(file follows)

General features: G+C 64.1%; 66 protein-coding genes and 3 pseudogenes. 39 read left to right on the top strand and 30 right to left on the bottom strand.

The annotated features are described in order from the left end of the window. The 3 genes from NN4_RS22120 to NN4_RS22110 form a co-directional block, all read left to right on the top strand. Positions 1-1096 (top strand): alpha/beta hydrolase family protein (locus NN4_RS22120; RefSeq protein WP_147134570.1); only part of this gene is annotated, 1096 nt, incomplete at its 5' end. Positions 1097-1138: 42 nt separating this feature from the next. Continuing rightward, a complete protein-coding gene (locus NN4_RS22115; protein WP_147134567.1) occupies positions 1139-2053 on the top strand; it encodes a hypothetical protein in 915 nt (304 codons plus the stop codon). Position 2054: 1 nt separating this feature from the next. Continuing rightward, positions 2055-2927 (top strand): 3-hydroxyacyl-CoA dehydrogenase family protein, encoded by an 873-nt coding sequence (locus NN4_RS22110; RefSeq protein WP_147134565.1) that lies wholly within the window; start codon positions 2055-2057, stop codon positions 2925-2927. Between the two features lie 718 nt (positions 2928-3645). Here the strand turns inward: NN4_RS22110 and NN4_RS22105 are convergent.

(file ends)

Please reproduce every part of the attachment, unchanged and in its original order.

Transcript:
General features: G+C 64.1%; 66 protein-coding genes and 3 pseudogenes. 39 read left to right on the top strand and 30 right to left on the bottom strand.

The annotated features are described in order from the left end of the window. The 3 genes from NN4_RS22120 to NN4_RS22110 form a co-directional block, all read left to right on the top strand. Positions 1-1096 (top strand): alpha/beta hydrolase family protein (locus NN4_RS22120; RefSeq protein WP_147134570.1); only part of this gene is annotated, 1096 nt, incomplete at its 5' end. Positions 1097-1138: 42 nt separating this feature from the next. Continuing rightward, a complete protein-coding gene (locus NN4_RS22115; protein WP_147134567.1) occupies positions 1139-2053 on the top strand; it encodes a hypothetical protein in 915 nt (304 codons plus the stop codon). Position 2054: 1 nt separating this feature from the next. Continuing rightward, positions 2055-2927 (top strand): 3-hydroxyacyl-CoA dehydrogenase family protein, encoded by an 873-nt coding sequence (locus NN4_RS22110; RefSeq protein WP_147134565.1) that lies wholly within the window; start codon positions 2055-2057, stop codon positions 2925-2927. Between the two features lie 718 nt (positions 2928-3645). Here the strand turns inward: NN4_RS22110 and NN4_RS22105 are convergent.